DOD: Jets didn't 'lock on' to U.S. plane
March 7, 2003
KADENA AIR BASE, Okinawa — Contrary to initial Pentagon reports, North Korean fighter jets did not “lock on,” or sight their missiles on, an unarmed U.S. reconnaissance plane Sunday, a Pentagon official told Stars and Stripes.
Locking on to an aircraft is one step before pushing the button that sends a missile into its target.
The North Korean MiG fighters carried heat-seeking missiles, which do not require radar targeting, an unnamed Defense Department official said Wednesday.
U.S. reconnaissance videotapes taken during the incident revealed the missiles, he said.
Pentagon spokesman Lt. Cmdr. Jeff Davis confirmed Wednesday that one of the four North Korean jets in Sunday’s incident had located and “acquired,” or identified, the U.S. plane — an RC-135S Cobra Ball — with airborne-intercept or target-acquisition radar.
The radar enables aircraft to target other aircraft. In lock-on mode, the radar sends a steady, unbroken beam to the target aircraft and “talks” directly to the missile. At that point, the target is one button away from annihilation, Davis said.
Within an hour of the story’s release Monday EST, Defense Department officials retracted that a MiG fighter had locked its fire-supported radar on a U.S. aircraft, Davis said. After further reviewing the surveillance tapes, they determined Tuesday EST that the aircraft had not locked on, Davis explained.
“It’s a pretty hostile action to take” when a fighter aircraft locks on its fire-support radar, said retired Air Force Lt. Col. Harry Baker. “That’s scary for the crew, for sure. When they lock on, they can fire a missile at any time. I’m sure the crew was a little concerned, if they thought they had locked on.”
Baker, a former RC-135 pilot who retired in 1969, said it was significant that the MiG carried heat-seeking missiles, because they could have shot down the reconnaissance plane without radar.
Sunday’s incident as initially reported was “the most provocative thing the North Koreans have done” since downing a Navy EC-121 surveillance plane in 1969, killing the 31 Americans aboard, said retired Air Force Col. Bill Ernst.
If the MiG had locked on to the surveillance plane, it would have constituted a blatant act of aggression, said the former RC-135 pilot.
Following the 1969 incident and for decades after, U.S. surveillance aircraft flew very few missions over the Sea of Japan where North Korea was the objective, Ernst said, “but when we did, we had escorts.” If North Korean pilots continue these provocations, he said, the U.S. military should send escorts to protect surveillance missions.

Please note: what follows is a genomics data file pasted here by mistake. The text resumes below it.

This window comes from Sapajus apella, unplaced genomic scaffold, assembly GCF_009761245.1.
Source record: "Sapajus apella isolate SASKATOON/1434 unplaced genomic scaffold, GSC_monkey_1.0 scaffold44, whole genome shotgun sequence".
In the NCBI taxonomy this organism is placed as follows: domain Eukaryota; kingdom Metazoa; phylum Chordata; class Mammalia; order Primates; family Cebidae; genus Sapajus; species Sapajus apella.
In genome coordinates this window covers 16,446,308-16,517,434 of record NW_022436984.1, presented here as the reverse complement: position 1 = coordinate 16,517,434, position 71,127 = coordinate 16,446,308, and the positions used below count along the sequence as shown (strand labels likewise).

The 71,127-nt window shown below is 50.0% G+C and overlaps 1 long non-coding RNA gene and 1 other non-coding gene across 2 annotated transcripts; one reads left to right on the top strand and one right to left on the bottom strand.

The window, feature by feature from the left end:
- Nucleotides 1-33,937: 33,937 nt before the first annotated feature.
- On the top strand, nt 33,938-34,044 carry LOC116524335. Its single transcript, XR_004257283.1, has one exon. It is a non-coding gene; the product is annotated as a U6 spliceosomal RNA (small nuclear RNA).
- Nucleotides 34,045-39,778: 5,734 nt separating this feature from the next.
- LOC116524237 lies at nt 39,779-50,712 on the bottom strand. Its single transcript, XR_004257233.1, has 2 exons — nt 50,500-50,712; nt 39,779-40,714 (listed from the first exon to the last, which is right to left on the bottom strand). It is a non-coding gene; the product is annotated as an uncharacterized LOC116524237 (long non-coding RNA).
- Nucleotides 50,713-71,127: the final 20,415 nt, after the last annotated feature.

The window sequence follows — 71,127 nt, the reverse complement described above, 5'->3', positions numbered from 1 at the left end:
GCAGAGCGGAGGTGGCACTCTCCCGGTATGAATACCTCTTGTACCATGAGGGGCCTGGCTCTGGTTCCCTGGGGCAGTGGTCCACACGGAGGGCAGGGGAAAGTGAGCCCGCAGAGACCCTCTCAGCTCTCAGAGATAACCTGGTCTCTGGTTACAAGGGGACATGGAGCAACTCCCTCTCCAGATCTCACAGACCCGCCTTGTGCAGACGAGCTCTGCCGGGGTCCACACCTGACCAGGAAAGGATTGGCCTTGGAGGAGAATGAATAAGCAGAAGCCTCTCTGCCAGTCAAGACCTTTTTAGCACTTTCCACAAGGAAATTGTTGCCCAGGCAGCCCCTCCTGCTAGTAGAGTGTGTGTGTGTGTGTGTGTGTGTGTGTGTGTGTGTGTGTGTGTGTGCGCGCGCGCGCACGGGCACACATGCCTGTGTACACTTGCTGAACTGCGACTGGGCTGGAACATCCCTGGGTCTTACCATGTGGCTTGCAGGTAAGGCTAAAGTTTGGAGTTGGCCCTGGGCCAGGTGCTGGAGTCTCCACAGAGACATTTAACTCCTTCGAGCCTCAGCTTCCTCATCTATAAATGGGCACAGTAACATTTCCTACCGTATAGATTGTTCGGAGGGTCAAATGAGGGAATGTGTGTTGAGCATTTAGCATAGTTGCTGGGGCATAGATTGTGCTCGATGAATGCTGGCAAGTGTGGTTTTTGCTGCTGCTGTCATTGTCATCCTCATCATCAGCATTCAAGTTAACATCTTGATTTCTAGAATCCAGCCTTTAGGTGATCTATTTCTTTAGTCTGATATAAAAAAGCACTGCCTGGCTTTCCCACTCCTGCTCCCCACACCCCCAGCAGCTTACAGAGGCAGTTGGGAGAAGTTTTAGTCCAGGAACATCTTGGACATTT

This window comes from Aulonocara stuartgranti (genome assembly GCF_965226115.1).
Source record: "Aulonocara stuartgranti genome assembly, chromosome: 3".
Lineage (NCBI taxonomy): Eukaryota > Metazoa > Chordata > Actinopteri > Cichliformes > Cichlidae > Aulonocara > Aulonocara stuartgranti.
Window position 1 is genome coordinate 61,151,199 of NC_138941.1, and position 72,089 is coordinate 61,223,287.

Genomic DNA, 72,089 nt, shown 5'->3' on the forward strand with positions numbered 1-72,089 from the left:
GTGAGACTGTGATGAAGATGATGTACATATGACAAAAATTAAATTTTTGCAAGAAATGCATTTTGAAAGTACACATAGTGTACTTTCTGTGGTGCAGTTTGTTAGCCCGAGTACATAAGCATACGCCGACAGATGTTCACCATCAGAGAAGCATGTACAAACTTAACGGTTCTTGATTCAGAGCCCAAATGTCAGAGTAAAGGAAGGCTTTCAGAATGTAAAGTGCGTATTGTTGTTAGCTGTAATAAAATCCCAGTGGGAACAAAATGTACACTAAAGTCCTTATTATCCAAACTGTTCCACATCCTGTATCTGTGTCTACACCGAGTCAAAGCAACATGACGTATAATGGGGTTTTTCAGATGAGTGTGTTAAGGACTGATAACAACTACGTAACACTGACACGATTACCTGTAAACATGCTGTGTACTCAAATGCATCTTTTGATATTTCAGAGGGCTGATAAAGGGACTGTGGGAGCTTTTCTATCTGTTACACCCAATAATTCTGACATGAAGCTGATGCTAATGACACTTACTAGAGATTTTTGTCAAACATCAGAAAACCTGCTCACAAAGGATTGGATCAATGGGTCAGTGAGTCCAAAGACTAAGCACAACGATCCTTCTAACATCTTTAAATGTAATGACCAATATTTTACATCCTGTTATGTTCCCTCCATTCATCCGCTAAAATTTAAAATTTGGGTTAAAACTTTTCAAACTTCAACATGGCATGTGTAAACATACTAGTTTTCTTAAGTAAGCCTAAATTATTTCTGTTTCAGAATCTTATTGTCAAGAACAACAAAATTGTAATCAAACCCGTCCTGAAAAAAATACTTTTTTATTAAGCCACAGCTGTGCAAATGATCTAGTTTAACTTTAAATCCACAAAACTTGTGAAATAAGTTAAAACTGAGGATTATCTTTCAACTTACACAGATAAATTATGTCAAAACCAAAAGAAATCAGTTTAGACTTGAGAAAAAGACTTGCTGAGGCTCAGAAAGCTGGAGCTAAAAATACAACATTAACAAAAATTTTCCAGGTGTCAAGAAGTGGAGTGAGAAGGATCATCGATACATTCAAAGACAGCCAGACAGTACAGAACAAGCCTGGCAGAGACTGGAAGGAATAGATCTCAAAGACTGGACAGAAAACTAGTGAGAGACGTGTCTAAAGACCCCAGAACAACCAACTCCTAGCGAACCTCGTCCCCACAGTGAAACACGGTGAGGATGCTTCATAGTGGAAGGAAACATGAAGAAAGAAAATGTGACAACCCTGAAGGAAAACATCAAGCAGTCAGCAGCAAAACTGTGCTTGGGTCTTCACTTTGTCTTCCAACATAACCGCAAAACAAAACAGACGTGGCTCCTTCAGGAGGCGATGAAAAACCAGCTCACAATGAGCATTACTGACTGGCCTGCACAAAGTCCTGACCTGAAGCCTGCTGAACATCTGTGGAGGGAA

That Sunday’s incident occurred 150 miles out to sea was another cause for concern, Ernst said.
“What could they have possibly been thinking when the international limit for their air space extends 12 miles out from the coast? It was a brazen act, a violation of international law and shouldn’t be tolerated. It’s like saying you can’t fly in the middle of the ocean,” he said.
The RC-135 flights are not covert spy missions, Ernst noted; flight plans are filed.
“They’re out there doing there job, and they have a right to do that. The Koreans have a right to come out and have a look, but they don’t have the right to come out and join up with the aircraft. It’s pushing up against the normal laws of safety,” he said.
Foreign fighter pilots intercepting U.S. surveillance aircraft is a fairly common occurrence, said retired Air Force Lt. Col. Jack Kovacs, who flew during the height of the Cold War in the 1970s in the RB-47H, the RC-135’s predecessor.
“Generally speaking, it doesn’t bother you when a so-called enemy fighter comes up to you,” Kovacs said. Kovacs said enemy fighters wouldn’t shoot an aircraft unless it was flying in their territory, and a crash would prove it.
Intercepts become a concern when pilots fly too close, he said, and planes collide.
In April 2001 over the South China Sea, a Chinese pilot clipped a Navy EP-3E surveillance aircraft, which made an emergency landing on Hainan Island, China. Chinese officials detained the crew for 11 days, creating an international incident. The Chinese fighter pilot reportedly died when his jet crashed at sea.
In the mid-1960s, he said, a North Korean fighter fired on an RB-47 out of Yokota Air Base, Japan. Fire erupted, but the plane was able to return to Yokota.
Crews generally were under orders that if a North Korean or other unpredictable fighters approached, they were to abort their mission and return another day.